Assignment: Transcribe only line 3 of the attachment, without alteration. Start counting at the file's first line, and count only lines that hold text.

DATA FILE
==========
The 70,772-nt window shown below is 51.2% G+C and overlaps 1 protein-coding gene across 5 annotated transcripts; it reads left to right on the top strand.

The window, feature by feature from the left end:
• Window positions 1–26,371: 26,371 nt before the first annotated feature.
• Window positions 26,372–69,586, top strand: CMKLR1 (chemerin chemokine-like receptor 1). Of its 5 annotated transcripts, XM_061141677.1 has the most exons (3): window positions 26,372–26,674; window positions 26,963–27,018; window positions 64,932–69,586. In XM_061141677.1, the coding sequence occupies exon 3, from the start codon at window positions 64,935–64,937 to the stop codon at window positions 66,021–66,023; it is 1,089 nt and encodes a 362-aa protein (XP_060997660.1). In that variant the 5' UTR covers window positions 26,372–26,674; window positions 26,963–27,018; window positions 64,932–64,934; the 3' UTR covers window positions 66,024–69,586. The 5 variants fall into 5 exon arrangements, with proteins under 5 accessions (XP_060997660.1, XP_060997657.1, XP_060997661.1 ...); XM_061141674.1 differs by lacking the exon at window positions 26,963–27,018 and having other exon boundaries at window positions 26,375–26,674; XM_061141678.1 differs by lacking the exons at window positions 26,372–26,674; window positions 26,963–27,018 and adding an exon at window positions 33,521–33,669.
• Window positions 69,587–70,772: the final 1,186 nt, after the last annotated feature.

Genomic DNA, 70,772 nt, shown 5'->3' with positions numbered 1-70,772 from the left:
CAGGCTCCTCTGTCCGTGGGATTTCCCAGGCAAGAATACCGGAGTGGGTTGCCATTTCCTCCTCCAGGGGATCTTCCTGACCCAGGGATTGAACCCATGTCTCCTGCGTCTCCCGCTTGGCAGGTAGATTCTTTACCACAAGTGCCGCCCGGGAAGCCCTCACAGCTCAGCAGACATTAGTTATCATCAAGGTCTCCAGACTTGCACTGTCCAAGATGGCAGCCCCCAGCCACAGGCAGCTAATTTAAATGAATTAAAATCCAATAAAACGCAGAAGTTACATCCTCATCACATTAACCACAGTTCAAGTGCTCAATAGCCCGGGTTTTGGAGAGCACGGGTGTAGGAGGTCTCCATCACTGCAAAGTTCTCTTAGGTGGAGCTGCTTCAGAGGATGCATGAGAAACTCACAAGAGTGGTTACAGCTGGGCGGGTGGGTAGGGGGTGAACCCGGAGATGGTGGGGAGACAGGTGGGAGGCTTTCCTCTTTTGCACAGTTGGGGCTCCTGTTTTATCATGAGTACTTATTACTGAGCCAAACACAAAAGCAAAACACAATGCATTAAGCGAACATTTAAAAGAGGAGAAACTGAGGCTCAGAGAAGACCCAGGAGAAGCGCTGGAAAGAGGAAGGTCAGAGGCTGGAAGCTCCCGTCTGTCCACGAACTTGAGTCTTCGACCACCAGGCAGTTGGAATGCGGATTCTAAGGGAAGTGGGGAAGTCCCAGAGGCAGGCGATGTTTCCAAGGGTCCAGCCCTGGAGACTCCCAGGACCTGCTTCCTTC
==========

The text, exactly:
• Window positions 1–26,371: 26,371 nt before the first annotated feature.